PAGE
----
About the Clinic
The Refugee and Human Rights Clinic (RHRC) provides students with the opportunity to perform hands-on work in both domestic and international aspects of refugee and human rights law, while developing the critical advocacy skills of strategizing, research, analysis, and writing. We also emphasize collaboration and reflection. Student cases span a wide range of work, from direct representation of asylum applicants to intensive research into international human rights issues.
Clinical students have the opportunity to work on projects with leading refugee and human rights organizations as well. For example, the RHRC has a close relationship with the Center for Gender and Refugee Studies (CGRS), which works to advance women’s human rights by focusing on gender-based asylum law and broader migration policies, both in the U.S. and internationally. As one of the nation’s leading refugee advocacy organizations, CGRS engages in impact litigation, national policy advocacy, and other strategies in defense of asylum seekers.
Open to: 3rd, 4th, 5th, or 6th semester students.
8 units: 3-unit class component and 5-unit fieldwork component must be taken concurrently. Class is graded, fieldwork is graded pass-fail.
Prerequisites: Consent of the instructor. Statutory Immigration Law, Upper Class Immigration Law or Refugee Law is strongly preferred, but not required. Prior or concurrent enrollment in International Human Rights is a plus.
Classroom Component: Students will attend a weekly two-hour seminar, which focuses on the development of lawyering skills and enhances their understanding of ethical issues and other subjects bearing on refugee and human rights legal advocacy work. Peer learning will be emphasized through the use of "clinical rounds" and reflective discussion.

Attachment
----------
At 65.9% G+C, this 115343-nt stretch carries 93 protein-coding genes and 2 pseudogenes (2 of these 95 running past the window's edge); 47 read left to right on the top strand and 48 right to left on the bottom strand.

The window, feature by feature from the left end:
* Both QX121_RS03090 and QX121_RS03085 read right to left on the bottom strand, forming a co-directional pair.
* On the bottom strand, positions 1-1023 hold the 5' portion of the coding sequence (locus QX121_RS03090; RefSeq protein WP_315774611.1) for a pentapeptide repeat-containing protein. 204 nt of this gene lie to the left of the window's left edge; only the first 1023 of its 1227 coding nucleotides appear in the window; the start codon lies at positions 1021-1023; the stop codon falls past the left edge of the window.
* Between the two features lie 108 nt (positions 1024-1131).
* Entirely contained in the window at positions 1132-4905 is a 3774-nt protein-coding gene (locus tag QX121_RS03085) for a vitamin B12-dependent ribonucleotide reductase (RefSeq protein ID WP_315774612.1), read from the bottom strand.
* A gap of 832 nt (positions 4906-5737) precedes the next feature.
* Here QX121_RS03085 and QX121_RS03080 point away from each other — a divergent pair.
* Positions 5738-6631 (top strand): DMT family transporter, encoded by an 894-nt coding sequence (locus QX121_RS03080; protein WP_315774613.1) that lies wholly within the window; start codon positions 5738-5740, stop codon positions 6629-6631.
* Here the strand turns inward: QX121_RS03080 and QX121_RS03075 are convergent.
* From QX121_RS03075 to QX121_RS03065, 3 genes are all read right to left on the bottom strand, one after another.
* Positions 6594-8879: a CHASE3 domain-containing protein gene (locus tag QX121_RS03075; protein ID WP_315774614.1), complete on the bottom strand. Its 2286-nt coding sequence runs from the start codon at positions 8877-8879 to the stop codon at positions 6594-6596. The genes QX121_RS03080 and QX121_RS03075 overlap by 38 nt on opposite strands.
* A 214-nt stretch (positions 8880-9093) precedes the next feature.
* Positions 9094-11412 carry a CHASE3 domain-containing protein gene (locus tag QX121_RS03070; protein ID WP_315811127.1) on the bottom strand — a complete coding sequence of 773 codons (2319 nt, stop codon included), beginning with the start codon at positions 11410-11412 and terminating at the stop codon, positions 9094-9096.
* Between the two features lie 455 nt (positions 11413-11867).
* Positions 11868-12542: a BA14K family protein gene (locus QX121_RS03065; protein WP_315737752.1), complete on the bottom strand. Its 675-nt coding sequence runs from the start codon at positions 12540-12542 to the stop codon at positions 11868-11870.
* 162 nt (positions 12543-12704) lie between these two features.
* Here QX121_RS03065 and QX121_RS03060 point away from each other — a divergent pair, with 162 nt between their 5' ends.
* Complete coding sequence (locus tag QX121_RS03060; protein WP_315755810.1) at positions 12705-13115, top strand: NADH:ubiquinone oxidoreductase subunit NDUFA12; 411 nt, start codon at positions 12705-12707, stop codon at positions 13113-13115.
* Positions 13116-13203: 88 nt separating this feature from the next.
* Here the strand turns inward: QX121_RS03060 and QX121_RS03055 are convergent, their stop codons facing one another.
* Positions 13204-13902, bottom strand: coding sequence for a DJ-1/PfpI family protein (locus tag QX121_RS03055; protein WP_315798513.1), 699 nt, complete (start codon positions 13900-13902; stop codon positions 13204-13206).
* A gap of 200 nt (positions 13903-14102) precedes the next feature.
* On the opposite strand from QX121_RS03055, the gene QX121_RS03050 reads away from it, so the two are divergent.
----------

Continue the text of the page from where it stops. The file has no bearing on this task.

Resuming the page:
Fieldwork Component: Students work 16-20 hours per week on projects that involve refugee and human rights issues and present a unique opportunity to develop a range of skills relevant to legal advocacy in these areas. In the refugee area, students may engage in the direct representation of asylum seekers or do policy or other high impact work, including the development of expert witness affidavits. Human rights work may involve fact-finding and report writing addressing conditions in refugee-sending countries, collaborative projects with other non-governmental organizations, and work with in-country experts. Some projects may be undertaken in partnership with the law school's Center for Gender and Refugee Studies. Students will be given as much individual responsibility as feasible, with one-on-one supervision, so as to provide them with mentoring and the opportunity to developed important professional skills and values.
To enroll: The Clinic will next be offered in Spring 2018.
The Clinic is taught by Karen Musalo, an expert in gender-based asylum law and human rights; and Christine Natoli, Clinical Teaching Fellow at UC Hastings.
Examples of Clinic Projects
The Clinic will be of particular interest to students who want to explore how successful advocacy on individual cases can impact the development of the law, and how “non-legal” strategies, such as media and grassroots mobilization, can strengthen traditional legal strategies. Students participating in the RHRC have the opportunity to be involved in:
Thank you again for your interest in the RHRC.
Clinical Professor Karen Musalo
Christine Natoli, Clinical Teaching Fellow